Friday, August 17, 2007

Island of the Lost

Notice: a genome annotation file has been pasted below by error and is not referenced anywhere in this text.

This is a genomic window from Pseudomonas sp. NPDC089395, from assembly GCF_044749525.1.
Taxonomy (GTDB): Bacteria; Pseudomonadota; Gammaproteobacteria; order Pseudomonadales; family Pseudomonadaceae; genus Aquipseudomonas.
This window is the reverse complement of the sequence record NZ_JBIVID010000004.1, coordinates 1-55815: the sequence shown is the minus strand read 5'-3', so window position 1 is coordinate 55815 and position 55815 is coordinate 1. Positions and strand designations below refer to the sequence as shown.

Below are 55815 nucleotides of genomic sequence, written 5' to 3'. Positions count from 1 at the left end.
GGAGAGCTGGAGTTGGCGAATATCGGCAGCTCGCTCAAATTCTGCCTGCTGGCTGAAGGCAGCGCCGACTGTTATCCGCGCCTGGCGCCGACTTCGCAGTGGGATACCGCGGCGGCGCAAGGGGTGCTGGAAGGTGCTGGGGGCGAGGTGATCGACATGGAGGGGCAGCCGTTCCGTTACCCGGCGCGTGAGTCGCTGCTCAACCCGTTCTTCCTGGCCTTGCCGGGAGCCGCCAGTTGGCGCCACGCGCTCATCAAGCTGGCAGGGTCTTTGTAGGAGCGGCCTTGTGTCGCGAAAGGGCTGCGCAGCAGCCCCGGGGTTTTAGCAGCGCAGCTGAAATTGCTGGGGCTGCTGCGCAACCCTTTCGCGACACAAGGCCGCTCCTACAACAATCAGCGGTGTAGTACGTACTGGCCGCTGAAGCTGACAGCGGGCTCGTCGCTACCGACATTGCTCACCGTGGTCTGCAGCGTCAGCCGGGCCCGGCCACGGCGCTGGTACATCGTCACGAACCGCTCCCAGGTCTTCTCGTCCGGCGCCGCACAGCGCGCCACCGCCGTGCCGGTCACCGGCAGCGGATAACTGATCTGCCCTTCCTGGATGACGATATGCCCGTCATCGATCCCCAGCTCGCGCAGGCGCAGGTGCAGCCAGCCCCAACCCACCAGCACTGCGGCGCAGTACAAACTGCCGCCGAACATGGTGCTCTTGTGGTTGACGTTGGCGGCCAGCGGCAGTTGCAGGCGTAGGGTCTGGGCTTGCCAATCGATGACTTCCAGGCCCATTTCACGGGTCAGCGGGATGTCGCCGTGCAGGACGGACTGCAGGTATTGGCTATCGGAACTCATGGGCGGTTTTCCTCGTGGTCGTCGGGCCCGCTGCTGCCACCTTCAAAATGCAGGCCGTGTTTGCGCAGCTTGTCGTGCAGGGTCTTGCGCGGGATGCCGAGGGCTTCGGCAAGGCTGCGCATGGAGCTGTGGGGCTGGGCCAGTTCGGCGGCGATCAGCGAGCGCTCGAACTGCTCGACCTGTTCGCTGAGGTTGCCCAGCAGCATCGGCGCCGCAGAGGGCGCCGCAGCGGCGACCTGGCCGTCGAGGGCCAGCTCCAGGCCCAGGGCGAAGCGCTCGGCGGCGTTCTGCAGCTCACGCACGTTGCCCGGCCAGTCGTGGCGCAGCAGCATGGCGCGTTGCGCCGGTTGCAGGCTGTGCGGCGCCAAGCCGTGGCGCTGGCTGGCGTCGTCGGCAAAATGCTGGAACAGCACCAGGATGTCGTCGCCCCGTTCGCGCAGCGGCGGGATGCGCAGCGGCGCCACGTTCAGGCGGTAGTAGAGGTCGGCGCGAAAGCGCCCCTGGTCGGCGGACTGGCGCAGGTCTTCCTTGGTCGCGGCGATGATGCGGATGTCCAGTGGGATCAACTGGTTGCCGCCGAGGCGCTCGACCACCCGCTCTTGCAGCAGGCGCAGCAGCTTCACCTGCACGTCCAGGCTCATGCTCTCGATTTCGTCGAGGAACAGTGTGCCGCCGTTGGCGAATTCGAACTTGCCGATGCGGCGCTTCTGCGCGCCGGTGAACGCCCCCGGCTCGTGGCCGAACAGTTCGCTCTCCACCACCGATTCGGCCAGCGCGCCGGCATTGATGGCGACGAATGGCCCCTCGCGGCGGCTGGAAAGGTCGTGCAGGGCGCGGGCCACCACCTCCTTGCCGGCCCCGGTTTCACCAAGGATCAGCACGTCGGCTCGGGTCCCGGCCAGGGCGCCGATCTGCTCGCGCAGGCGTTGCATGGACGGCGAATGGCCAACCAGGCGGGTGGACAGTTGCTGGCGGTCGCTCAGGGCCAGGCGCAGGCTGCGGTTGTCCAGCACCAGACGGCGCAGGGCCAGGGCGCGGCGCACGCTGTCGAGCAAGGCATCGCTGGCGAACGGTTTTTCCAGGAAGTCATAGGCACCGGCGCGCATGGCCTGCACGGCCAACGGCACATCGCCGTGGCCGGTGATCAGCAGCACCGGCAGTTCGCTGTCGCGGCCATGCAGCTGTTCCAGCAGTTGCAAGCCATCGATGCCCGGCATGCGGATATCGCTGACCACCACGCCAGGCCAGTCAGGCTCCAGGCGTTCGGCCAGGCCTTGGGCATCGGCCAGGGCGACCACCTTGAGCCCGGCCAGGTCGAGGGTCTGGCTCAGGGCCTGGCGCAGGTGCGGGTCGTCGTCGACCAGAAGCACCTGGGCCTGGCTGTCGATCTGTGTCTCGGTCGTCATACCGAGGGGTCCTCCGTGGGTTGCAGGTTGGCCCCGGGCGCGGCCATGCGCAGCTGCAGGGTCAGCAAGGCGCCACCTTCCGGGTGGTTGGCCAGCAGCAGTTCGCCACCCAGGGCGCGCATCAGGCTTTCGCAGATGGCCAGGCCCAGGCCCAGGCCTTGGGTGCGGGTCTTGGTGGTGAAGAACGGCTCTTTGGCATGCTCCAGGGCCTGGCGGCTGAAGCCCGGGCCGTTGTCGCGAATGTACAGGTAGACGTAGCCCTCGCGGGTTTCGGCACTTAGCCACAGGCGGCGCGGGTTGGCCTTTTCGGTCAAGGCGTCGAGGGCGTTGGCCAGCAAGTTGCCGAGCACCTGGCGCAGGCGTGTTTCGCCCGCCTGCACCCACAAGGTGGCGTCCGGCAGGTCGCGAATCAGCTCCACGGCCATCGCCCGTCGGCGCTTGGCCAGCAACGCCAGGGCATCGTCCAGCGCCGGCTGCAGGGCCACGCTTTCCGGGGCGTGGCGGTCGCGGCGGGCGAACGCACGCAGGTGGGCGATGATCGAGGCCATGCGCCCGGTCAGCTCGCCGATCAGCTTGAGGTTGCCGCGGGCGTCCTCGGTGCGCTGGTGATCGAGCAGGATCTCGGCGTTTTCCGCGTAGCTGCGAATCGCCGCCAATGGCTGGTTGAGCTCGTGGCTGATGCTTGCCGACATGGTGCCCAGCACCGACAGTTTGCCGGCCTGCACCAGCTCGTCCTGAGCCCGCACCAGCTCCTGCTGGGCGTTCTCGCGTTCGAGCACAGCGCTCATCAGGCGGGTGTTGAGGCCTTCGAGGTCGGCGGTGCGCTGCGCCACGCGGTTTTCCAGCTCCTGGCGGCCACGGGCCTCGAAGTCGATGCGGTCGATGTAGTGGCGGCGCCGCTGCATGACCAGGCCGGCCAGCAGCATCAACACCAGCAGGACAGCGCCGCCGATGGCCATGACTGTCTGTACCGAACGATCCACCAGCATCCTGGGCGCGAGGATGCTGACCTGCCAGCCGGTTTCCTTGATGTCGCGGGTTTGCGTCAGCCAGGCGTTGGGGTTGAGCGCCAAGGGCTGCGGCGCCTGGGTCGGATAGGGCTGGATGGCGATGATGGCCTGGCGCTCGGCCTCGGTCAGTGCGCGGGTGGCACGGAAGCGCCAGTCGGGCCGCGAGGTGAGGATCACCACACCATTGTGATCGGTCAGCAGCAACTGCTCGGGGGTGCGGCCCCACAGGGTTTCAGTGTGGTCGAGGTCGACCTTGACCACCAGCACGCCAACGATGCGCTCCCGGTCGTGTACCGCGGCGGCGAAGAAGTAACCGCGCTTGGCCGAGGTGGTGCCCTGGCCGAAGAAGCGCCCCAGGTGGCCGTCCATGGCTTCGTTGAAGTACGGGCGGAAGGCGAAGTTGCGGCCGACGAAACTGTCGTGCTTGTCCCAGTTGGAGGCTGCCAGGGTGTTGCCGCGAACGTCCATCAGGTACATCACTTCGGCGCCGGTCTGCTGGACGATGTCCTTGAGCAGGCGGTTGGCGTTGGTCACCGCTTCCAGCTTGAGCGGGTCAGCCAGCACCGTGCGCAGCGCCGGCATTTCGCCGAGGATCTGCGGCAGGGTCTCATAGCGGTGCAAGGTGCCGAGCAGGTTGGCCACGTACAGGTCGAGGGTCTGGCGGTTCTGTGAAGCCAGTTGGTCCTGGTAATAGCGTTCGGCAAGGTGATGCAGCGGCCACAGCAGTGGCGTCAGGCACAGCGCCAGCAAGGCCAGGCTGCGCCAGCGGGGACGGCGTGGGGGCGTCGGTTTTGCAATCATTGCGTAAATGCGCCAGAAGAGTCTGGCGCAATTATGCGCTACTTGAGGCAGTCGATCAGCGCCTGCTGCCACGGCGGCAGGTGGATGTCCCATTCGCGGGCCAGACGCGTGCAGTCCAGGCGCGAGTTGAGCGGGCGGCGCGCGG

We have a new book that is actually a bit of a two-fer: Island of the Lost: shipwrecked at the edge of the world, by Joan Druett. On the surface, it is an interesting account of a couple of 19th century shipwrecks on Auckland Island (285 miles south of New Zealand). These shipwreck books are incredibly popular here, of course, perhaps because so many of us island folk have been in situations at one time or another when foundering seemed possible, if not likely. On a deeper level, this book is about human nature and individual response to tragic circumstance (heady stuff, indeed). There have been many times when people have judged accidents and disasters and the behavior of the people involved (the Donner party is a classic example), but it's always hard to separate circumstances from personal choices. Druett, however, presents us with a perfect case - two ships wrecked on the same island at the same time (although on different ends of the island, and ignorant of each others' presence). One crew survives, thrives and escapes. The other resorts to infighting and cannibalism. What made the difference? Read and find out.

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